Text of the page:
Mothers creating social change


A mother in Bangladesh is leading her community out of poverty.

The sounds of car horns, bird calls, bike bells and the stench of the open sewers surrounded me as I walked through a Dhaka slum in flip-flops.

Wandering through a labyrinth of alleyways and small streets, my guide was leading me to meet a group of mothers who were game changers. Social influencers. Women changing their fate as well as their daughters’.

I felt a little doubtful of these women. My idea of Dhaka, capital of Bangladesh, was tainted by Google searches that stated more than 200 Bangladeshi women were killed a year by their husbands and in-laws over dowries. Women didn’t seem to have a lot of power in this culture from reports I had read.

But in this poor community, the men and women weaved gently around each other and traffic. Violence was tucked away into the dark corridors—hidden from my view. Maybe the research wasn’t as accurate as it claimed to be.

A few minutes later, I was sitting with six women on the soil floor of a wooden building on a worn, weaved mat. Each woman proudly told me how they had children. In Bangladeshi culture, a woman’s family is her pride and honor.

The women told me how Food for the Hungry had invited them to join a savings group to learn to read. How in this group, after learning to read and write—they learned their legal rights. Some women were surprised to find that it’s illegal in Bangladesh to have dowries.

So these six women, along with 271 other women in this Dhaka slum, decided that none their daughters would have dowries. These women decided the violence would stop with them. Their children would not be abused or murdered for money traditionally given in marriage from the bride’s family.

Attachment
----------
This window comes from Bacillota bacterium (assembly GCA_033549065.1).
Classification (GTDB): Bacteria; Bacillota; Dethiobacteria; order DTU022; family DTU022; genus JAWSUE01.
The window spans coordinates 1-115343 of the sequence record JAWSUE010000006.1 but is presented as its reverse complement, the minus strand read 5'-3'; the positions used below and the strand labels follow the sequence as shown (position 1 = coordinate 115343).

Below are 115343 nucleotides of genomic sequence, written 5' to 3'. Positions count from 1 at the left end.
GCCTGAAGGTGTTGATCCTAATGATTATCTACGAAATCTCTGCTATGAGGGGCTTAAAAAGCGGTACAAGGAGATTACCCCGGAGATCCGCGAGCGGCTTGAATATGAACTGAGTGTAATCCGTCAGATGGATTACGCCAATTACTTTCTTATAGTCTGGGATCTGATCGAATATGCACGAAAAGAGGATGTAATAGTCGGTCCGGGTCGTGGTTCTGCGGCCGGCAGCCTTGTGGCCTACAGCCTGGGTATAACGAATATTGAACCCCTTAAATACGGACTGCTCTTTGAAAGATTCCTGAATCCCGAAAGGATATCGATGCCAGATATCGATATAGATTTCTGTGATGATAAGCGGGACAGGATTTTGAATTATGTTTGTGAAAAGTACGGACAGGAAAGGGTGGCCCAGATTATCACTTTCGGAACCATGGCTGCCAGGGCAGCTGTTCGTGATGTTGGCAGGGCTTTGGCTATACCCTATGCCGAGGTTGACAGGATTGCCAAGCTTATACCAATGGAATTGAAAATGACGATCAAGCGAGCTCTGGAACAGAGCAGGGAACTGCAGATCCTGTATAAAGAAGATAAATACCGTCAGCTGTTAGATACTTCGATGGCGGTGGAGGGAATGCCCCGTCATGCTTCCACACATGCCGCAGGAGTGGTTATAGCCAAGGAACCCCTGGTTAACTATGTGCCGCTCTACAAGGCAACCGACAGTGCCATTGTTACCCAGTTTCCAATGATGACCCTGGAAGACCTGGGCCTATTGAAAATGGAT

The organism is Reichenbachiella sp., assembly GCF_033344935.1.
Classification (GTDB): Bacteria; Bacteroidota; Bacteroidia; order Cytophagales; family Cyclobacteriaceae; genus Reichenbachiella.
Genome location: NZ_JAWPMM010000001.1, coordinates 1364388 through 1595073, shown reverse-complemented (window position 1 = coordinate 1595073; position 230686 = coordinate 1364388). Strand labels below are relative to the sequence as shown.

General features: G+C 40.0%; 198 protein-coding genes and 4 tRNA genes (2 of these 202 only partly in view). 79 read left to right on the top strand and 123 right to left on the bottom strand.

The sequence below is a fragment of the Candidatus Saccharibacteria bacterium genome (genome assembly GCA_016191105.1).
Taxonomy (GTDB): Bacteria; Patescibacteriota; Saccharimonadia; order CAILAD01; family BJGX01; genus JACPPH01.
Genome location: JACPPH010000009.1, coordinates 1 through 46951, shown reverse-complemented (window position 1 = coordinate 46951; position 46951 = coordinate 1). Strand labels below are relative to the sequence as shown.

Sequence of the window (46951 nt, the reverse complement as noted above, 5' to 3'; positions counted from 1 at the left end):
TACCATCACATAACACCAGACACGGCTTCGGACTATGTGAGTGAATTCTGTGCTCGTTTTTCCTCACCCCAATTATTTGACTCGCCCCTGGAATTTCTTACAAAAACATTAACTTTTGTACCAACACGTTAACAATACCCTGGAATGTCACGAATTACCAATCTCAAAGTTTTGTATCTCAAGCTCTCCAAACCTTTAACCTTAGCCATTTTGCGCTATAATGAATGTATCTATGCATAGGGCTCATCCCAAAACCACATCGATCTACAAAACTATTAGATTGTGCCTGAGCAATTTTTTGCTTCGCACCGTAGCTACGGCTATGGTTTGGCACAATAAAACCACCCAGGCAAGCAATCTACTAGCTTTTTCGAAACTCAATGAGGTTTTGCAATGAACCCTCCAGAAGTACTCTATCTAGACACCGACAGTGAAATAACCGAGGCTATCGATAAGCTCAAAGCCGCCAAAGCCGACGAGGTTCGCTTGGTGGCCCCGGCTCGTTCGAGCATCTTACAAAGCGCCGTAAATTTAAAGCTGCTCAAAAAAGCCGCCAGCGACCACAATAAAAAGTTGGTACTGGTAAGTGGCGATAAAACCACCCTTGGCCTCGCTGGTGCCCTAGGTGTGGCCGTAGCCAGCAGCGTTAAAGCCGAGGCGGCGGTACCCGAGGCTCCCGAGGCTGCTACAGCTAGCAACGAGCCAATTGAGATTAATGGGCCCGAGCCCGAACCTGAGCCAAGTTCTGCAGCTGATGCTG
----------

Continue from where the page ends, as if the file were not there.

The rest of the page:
The look on their faces was unyielding. This cultural change was permanent. Their daughters would learn to read, write and know their rights. Their daughters would learn to provide an income to contribute to caring for their husbands and children.

As I sat there, listening to these women, who had only themselves—I realized motherhood is not about just taking care of one’s children. But it’s also the development of one’s self for the betterment of one’s children. Because these women learned to read, write, run a business and developed their talents, their daughters will have safer relationships and healthier lifestyles.



About Renee Targos

Renee is a former journalist and editor for national arts and business publications. As a writer for Food for the Hungry, Renee explores and reports on the work and relationships of partners, FH staff and impoverished communities.

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